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THAAD may cause 'quasi break off' between China and South Korea - state media

A resident in a rural South Korean town shouts slogans to protest a plan to deploy an advanced US missile defense system called Terminal High-Altitude Area Defense in their neighborhood, in Seoul, South Korea, October 5, 2016. Photo: AP

The diplomatic relations between China and South Korea may face a "quasi break off" after Lotte Group and South Korean defense ministry inked a land swap deal to facilitate the deployment of the Terminal High Altitude Area Defense (THAAD) anti-missile system, the Chinese government's mouthpiece said on Tuesday.

The People's Daily quoted an article published on its WeChat public account Xiakedao as saying that the next South Korean government cannot steer clear of the THAAD issue if it wants to mend fences with China.

The article saw this year's South Korean presidential election as a silver lining to avoid the current estrangement between the two neighbors, given that the new president may reconsider the gains and losses of the THAAD system, whose deployment needs several months.

The presidential election, which is set to be held in December, may be brought forward, if the final ruling on the impeachment of President Park Geun-hye, who approved the THAAD system last year, could be made in March.

On Monday, South Korea's Constitutional Court heard the final arguments of Park and the National Assembly, and is expected to give its ruling by March 13. If the court upholds the impeachment and removes Park from office, South Korea will hold a presidential election within 60 days.

In another article released on Tuesday, the People's Daily admonished the US and South Korea to stop using the threat of North Korean nuclear weapons and missiles as an excuse for deploying the THAAD system on China's doorsteps.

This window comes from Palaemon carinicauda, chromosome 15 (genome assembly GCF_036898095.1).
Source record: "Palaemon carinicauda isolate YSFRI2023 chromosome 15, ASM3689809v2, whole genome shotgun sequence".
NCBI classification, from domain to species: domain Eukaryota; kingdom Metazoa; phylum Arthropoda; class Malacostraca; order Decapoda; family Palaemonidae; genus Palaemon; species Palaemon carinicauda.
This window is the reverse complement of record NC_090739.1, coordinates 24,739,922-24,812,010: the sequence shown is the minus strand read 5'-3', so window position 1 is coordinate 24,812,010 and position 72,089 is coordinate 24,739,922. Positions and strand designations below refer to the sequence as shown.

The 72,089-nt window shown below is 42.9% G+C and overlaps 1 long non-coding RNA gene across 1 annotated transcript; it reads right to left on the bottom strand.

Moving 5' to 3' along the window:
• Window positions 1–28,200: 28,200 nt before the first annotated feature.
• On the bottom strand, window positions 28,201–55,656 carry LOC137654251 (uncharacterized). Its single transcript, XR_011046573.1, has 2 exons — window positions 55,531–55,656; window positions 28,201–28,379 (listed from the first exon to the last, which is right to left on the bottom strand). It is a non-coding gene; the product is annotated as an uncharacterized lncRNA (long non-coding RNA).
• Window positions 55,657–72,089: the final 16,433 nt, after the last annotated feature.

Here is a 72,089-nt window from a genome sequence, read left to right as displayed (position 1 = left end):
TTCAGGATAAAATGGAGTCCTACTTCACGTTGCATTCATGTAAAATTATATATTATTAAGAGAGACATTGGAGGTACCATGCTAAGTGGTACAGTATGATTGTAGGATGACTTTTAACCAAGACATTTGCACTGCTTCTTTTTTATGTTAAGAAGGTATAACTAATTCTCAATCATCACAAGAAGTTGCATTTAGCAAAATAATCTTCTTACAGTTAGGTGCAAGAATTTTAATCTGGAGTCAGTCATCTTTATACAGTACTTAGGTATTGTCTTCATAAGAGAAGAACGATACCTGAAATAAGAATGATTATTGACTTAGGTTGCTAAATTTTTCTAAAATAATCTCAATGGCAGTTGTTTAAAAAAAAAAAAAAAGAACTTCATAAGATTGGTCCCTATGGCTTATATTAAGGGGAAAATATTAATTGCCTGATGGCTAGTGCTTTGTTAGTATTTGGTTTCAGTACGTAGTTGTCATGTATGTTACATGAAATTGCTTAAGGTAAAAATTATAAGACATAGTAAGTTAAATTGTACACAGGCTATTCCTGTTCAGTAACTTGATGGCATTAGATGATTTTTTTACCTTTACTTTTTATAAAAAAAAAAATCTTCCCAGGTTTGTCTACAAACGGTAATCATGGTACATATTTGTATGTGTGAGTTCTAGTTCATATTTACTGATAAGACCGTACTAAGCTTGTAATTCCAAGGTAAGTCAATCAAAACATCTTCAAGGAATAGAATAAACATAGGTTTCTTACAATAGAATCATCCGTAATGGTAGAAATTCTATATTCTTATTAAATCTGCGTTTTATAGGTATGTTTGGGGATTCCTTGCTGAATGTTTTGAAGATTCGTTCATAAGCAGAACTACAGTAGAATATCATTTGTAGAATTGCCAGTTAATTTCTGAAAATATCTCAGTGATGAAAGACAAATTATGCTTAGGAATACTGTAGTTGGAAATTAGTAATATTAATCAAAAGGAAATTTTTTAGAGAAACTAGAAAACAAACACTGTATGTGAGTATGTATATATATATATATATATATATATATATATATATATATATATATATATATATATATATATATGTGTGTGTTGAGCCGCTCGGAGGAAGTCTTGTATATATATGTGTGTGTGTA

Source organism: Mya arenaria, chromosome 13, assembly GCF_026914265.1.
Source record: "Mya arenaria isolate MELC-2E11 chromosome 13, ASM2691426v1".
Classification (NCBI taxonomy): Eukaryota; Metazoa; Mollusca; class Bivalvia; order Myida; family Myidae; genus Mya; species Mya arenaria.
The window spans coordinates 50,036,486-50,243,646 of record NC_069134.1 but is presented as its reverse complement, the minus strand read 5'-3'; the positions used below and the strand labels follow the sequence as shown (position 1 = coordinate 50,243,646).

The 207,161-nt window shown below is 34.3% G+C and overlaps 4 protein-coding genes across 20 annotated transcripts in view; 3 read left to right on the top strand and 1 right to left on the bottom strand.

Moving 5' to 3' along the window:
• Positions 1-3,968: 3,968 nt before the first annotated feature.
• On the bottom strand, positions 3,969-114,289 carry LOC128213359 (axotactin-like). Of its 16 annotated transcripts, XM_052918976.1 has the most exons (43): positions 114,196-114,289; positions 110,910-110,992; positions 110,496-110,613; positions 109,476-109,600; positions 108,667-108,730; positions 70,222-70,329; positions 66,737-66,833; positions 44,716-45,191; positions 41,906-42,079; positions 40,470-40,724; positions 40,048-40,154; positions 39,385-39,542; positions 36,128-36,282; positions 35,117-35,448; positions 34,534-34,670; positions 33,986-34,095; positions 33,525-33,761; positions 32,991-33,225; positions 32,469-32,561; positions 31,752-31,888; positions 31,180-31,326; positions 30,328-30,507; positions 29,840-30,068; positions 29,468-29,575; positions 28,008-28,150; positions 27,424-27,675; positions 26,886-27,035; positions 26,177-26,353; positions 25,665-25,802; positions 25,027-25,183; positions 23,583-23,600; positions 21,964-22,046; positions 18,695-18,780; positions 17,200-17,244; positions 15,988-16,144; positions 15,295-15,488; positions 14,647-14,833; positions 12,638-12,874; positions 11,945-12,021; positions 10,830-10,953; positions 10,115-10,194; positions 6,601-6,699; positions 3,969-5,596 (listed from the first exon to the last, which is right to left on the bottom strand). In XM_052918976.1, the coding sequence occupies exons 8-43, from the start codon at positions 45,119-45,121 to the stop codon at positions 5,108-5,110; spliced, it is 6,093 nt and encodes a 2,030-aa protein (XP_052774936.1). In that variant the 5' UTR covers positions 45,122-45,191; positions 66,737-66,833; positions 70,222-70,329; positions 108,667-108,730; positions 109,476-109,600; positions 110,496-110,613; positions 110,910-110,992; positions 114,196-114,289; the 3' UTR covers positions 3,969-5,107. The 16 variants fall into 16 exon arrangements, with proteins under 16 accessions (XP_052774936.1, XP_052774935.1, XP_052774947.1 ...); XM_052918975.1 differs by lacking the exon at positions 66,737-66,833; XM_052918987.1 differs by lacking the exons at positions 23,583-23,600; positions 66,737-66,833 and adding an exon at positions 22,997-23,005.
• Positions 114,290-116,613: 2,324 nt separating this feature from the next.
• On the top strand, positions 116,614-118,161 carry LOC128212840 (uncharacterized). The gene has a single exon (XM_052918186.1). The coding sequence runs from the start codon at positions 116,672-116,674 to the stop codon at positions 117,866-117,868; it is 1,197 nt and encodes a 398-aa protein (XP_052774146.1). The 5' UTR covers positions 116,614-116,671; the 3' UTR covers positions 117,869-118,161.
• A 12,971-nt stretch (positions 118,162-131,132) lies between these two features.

The introduction of the THAAD system to South Korea will "not only lead to the deterioration of tensions in the Korean Peninsula, but also cause a new round of arms race in Northeast Asia", the article said.

Over the past several years, the US has gone out of its way to deploy its THAAD system in Northeast Asia in a push that takes aim at China and Russia and incorporates the Korean Peninsula into its global anti-missile shield.

"It is an indisputable fact that the THAAD system's X-band radar allows a detection range that surpasses 2,000 kilometers..., which will put some countries (referring to China and Russia) in the region under the US surveillance," the article said, adding that China's determination and ability to safeguard its national security cannot be underestimated.

The article also hinted that some South Korean enterprises are being counterproductive to maintaining regional stability, saying that any move that seeks self-security by jeopardizing the security of other countries will pay the piper.

Since November when the news about the land swap deal broke out, Lotte has met a string of frustrations in China where the construction of its project in the northeastern city of Shenyang was suspended, its flagship store on the largest online shopping platform Taobao was closed and its three supermarkets were shut down.

The nationalist-leaning Global Times echoed the People's Daily in its editorial published on Tuesday, in which it called for an end to Lotte's business in China.

The Beijing-based newspaper also raised a proposal that the Chinese society should boycott South Korean cultural goods and entertainment exports to China.

It is reported that China's video-sharing websites have recently blocked the streaming services of South Korean music and dramas, in a sign of Beijing's retaliation against the land swap deal.


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